FIG. 5 shows an illustrative example of a system for monitoring portable medical devices. Similar to the system shown with respect to FIG. 4, the system of FIG. 5 provides interaction with portable medical devices 501.
  • [0060]
    In at least one illustrative example, one or more portable medical monitoring devices are present 501. These devices may include, but are not limited to, a digital thermometer, a wheezometer, a motion monitor, a blood glucose monitor, a pulse oximiter, a blood pressure monitor, a respiration/sweat monitor, etc. 501. These portable medical monitoring devices may be in communication with a vehicle associated computing system through, for example, a BLUETOOTH connection, a ZigBee connection, a USB connection, an Ethernet connection, etc. 503.
  • [0061]
    As with the vehicle mounted devices, the portable devices may have input/output protection 405 associated therewith, to prevent unauthorized access of a vehicle system. Once any desired I/O protection has been implemented, the devices may be accessible through an I/O interface 407.
  • [0062]
    FIG. 6 shows an illustrative example of a comprehensive system for medical device monitoring. In this illustrative example, a system for monitoring both vehicle-mounted and portable medical devices is shown at a high level. Included in this exemplary system are both portable I/O medical/wellness devices 601 and vehicle-mounted medical devices 603. These devices can include, but are not limited to, devices such as those presented in the earlier examples.
  • [0063]
    In this illustrative system, the medical devices are in communication with at least a processor of a vehicle associated computing system 607. The communication may be wired or wireless, and it may further pass through one or more vehicle networks before reaching the processor. In other words, direct communication with the processor is not required. The processor may also be in communication with one or more vehicle memory devices or locations 605, and may further be operable to process one or more supervisory routines 609.
  • [0064]
    Additionally or alternatively, the processor may be in communication with a visual display such as, but not limited to, a vehicle navigation display, a radio display, or an instrument panel display 611. The system may be able to, for example, output warnings through such a display, or, in an alternative or additional example, the system may be able to output device readings through the display. If the display is a touch operable display, or has other control functions associated therewith, the vehicle occupant may further be able to control one or more medical devices through use of the controls.
  • [0065]
    The system may also have access to a vehicle audio system. The vehicle audio system may provide the capability for the system to output warnings or device readings to a vehicle occupant. Additionally or alternatively, voice-activated commands may be associated with the audio system and may be usable to control the medical device through the system.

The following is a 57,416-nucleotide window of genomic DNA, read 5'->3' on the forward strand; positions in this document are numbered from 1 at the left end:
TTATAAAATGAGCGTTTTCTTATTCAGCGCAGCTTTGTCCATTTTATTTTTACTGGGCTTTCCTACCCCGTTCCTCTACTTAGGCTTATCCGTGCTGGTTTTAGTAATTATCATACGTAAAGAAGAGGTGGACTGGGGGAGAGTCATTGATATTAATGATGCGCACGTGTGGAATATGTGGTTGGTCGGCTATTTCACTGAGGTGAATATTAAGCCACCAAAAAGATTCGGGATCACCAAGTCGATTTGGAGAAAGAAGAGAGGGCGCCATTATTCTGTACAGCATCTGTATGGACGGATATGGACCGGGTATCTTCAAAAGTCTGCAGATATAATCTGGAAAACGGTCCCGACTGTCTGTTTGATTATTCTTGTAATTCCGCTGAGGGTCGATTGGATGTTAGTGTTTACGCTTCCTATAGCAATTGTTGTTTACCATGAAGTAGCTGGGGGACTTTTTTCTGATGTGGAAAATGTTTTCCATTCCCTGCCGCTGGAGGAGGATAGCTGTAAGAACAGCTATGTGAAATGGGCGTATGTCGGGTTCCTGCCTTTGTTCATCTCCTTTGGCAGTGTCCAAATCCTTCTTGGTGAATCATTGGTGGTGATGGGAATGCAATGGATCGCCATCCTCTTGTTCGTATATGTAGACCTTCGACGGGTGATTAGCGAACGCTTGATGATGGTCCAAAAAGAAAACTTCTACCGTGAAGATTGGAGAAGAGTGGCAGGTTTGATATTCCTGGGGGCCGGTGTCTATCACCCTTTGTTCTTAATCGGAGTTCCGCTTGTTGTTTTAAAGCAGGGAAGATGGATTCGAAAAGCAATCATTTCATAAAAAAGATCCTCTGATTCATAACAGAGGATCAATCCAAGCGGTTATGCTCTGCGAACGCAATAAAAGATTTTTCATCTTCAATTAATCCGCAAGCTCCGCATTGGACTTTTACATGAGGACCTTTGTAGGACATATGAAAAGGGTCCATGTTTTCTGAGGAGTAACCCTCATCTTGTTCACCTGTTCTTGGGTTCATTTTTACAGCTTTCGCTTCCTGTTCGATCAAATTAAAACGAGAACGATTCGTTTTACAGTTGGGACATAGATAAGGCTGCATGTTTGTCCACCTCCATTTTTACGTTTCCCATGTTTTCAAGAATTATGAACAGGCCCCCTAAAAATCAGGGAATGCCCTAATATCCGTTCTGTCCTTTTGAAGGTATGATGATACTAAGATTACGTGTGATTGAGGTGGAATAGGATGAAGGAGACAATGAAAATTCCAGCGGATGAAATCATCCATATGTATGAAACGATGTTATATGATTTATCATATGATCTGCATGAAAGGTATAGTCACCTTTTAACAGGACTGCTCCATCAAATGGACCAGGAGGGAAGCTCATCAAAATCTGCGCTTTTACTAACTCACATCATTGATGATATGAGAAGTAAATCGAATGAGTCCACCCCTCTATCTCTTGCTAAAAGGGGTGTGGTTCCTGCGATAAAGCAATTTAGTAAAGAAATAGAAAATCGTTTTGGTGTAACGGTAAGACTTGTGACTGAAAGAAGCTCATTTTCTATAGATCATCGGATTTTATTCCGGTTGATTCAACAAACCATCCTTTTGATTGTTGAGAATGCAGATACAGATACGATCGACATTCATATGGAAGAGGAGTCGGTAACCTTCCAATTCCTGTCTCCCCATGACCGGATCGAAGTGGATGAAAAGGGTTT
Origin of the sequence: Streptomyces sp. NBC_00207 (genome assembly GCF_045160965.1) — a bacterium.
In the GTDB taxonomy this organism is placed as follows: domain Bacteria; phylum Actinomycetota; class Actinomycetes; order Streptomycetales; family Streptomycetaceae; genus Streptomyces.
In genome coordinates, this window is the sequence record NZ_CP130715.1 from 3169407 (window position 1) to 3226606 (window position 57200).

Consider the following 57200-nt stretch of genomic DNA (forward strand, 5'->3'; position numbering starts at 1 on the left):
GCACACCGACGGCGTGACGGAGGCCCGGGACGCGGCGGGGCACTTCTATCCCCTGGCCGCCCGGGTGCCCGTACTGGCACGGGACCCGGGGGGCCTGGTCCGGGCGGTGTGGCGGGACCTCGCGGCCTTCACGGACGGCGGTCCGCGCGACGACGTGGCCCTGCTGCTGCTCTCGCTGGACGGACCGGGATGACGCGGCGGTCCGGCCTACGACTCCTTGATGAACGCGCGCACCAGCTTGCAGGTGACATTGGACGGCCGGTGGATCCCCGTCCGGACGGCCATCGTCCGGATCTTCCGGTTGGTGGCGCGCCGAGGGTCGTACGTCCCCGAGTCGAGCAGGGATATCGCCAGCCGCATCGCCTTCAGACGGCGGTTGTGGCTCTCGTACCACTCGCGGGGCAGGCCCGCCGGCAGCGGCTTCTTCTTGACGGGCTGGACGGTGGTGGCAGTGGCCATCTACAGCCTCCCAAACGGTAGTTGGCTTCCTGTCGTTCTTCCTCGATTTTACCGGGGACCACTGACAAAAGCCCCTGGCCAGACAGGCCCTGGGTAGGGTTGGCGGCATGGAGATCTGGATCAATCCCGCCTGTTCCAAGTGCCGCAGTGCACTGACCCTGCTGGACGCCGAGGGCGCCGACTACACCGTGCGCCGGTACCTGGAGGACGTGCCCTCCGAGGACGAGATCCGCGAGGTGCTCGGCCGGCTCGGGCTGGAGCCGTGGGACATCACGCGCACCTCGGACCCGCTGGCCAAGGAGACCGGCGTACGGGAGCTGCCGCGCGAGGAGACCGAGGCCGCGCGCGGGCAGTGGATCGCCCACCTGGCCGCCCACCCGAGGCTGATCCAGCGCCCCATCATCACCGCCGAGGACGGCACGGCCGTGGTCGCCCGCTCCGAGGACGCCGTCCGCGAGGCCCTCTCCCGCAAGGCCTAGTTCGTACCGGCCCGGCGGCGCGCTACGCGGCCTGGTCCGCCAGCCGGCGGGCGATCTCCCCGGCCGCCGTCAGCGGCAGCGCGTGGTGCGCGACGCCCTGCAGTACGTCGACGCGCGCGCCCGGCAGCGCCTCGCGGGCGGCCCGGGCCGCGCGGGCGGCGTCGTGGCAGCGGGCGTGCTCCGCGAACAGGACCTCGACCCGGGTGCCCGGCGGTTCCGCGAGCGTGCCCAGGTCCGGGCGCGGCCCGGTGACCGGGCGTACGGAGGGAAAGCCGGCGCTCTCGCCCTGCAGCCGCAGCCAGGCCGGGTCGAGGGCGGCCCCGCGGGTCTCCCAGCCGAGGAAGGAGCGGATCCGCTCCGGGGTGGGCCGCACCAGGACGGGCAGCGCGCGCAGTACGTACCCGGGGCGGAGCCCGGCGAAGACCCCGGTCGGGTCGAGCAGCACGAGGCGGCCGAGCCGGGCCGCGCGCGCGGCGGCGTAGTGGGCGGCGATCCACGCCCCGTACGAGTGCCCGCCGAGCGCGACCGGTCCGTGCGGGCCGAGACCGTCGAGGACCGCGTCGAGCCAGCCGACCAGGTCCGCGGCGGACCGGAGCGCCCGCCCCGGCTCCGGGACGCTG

• [0066]
    The system may additionally have access to other data output means 615. These may include, but are not limited to, remote storage of data, remote relay of data, storage of data on a wireless device, such as a cellular phone, etc. Output of data to a remote source not directly in communication with a vehicle may be facilitated through a connection using a wireless device in communication with both the vehicle system and a remote source.
  • [0067]
    The vehicle system may further be in communication with one or more automatic vehicle controls. These controls may be capable of, for example, automatically controlling a vehicle in an emergency situation.
  • [0068]
    While exemplary embodiments are described above, it is not intended that these embodiments describe all possible forms of the invention. Rather, the words used in the specification are words of description rather than limitation, and it is understood that various changes may be made without departing from the spirit and scope of the invention. Additionally, the features of various implementing embodiments may be combined to form further embodiments of the invention.
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Classifications
U.S. Classification340/573.1, 701/1, 455/404.1
International ClassificationG08B21/02, H04M11/04, G06F7/00
Cooperative ClassificationA61B5/08, A61B5/0022, A61B5/4266, G08B21/06, G06F19/345, A61B5/024, G08B21/0453, A61B5/02055, A61B5/14532, A61B5/021, G06F19/3406, B60W2550/40, B60W2540/26, A61B5/11, A61B5/14542, G06F19/3418
European ClassificationG08B21/06, A61B5/00B5F, A61B5/0205B, G06F19/34A, G08B21/04S2
Legal Events
DateCodeEventDescription
11 Apr 2011ASAssignment
Owner name: FORD GLOBAL TECHNOLOGIES, LLC, MICHIGAN
Free format text: ASSIGNMENT OF ASSIGNORS INTEREST;ASSIGNORS:RAO, MANOHARPRASAD K.;LE, JIALIANG;PRAKAH-ASANTE, KWAKU O.;AND OTHERS;SIGNING DATES FROM 20110405 TO 20110411;REEL/FRAME:026104/0943